For a few weeks, Janey was very happy. As is usually the case with her, we really weren't sure what was working---her new medication, spring finally arriving, the new behavior plan at school---it's never easy to say. But she was calm, sleeping well, talking a bit more...and although I try hard to keep an even keel, I was feeling more hopeful about the future than I had in a while.
When things are going smoothly with Janey, I am able to step back and think more about autism and her particular form of it from a theoretical perspective. I was doing more reading of books on autism, reading more on-line information about various approaching to teaching and learning in autism, and waking up mornings enthused to try new things. In reading some about the rapid prompting method of teaching kids with autism (RPM), although I haven't yet researched it deeply, I was struck by how the kids are taught facts and information, not just building blocks of learning or emotional things. One night, when looking out the window with Janey at night, I started telling her about stars, and how they are faraway suns. I wound up talking to her about astronomy for a long time, while she seemed to be listening eagerly. I had the feeling, as I have so many times, that I had hit on something important, that I would do things differently from here on in.
And then---Janey has a day when she screams all day, when she cries without ceasing, when she hits us or tries to bit us over and over. She has a night where she wakes at one in the morning and never goes back to sleep, while she endlessly repeats lines from videos or songs. She has days where her only words are "Snuggle on the bed!" and when I lie down to do so, she is calm for just a moment and then kicks me, hits me, screams. She has days where she constantly reaches into her pullups and smears...well, you get the idea. She has the days that try our souls.
Maybe other people are better at this than me, but when Janey has days like that, the theories go out the window. It's very, very hard to feel hopeful and ready to try new things when you haven't slept, when you are in pain from repeated hits or kicks, when you are spending your days cleaning up tough messes. It's hard to wake each morning ready to test some exciting new theory when the day before was what most people unblessed with a child like Janey would consider the toughest day of their lives, but which for us was just another long, long day in a series that stretches back years and into the future for...the rest of our lives.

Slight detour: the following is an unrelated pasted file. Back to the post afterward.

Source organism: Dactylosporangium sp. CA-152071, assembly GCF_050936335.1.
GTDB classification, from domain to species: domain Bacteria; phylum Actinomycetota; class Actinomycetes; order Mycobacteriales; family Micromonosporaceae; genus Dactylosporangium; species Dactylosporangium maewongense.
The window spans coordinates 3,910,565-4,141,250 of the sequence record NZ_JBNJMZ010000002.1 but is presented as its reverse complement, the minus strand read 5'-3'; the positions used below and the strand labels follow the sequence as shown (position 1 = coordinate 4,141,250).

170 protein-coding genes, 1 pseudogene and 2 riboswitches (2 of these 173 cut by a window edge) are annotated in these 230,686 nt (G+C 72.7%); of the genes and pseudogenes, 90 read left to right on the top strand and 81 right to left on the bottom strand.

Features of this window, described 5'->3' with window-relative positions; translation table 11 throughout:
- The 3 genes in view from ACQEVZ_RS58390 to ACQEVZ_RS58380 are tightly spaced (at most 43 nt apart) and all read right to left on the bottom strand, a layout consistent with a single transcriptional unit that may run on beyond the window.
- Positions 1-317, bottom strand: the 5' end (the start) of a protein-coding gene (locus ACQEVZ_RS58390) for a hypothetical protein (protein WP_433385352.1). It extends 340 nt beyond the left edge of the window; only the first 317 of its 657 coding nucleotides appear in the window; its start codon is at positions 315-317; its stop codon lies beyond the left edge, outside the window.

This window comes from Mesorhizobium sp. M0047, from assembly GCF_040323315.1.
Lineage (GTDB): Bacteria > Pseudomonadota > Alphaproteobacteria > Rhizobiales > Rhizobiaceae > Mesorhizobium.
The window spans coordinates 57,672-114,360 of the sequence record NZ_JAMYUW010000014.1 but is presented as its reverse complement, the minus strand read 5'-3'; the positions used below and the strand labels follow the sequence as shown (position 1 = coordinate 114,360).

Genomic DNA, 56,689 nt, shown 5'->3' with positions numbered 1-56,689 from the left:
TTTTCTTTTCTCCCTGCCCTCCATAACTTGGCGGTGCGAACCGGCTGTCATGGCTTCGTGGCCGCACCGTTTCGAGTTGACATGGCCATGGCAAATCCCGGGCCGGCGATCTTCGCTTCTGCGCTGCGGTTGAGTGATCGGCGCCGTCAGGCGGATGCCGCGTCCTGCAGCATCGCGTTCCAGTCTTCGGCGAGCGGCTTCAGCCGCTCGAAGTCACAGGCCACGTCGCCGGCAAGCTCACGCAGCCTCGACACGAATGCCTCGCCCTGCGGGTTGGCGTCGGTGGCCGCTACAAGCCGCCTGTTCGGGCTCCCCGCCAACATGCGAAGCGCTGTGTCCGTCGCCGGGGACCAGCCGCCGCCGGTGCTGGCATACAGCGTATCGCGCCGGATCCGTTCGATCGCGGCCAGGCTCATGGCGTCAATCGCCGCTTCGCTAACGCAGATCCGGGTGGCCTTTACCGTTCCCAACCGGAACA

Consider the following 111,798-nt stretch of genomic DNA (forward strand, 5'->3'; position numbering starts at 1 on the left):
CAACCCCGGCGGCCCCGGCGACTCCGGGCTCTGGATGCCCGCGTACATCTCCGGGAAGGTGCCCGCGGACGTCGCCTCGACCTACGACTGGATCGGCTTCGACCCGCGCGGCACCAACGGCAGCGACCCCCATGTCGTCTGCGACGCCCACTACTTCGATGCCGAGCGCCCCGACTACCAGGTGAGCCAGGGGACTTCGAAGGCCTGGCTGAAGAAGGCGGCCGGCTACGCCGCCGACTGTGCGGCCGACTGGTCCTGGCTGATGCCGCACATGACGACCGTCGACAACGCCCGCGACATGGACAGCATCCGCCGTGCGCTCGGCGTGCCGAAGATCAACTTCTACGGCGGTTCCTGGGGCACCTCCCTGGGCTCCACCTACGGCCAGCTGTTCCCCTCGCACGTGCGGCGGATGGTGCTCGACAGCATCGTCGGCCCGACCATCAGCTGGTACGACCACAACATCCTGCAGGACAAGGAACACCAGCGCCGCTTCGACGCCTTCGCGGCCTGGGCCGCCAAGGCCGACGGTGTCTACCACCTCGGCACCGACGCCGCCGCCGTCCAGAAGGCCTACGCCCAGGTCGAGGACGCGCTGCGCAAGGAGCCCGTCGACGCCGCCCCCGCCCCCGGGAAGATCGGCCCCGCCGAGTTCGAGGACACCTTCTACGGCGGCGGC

I think this kind of weariness is why schools are better at staying consistent with behavior plans or teaching methods. The teachers are extremely devoted to the students, but they know the day ends and they go home, they know the week will be over in time and they will have a weekend, they know summer always comes around. For parents, that is not the case. It never ends. And when a child has been screaming for hours, when you have been hit over and over, when you haven't slept well in nights---well, I guess it takes a stronger person than I am to still calmly follow a particular theory or teaching method. For me, it takes the energy I have to just try my damnedest to calm Janey down, to keep her clean and fed, to get her to sleep. And to meet the needs of my other children, to keep dishes and laundry from taking over, to be an approximation of a functioning human being.
If....if Janey didn't have the extreme behaviors...if she were still just as affected by autism and learning issues, but she was more the unreachable kind of autism than the behaviorally challenging kind...well, I think I'd do pretty well. That is where the image people have of God somehow handing out kids to the ones who can best handle them breaks down severely. I feel like my strengths as a person and parent are not matched well to being Janey's mother. I do the best I can, but I simply don't have the energy, physical or mental, to be the type of parent that would be best for her. So I muddle along. I get from day to day. And over and over, screaming trumps theory.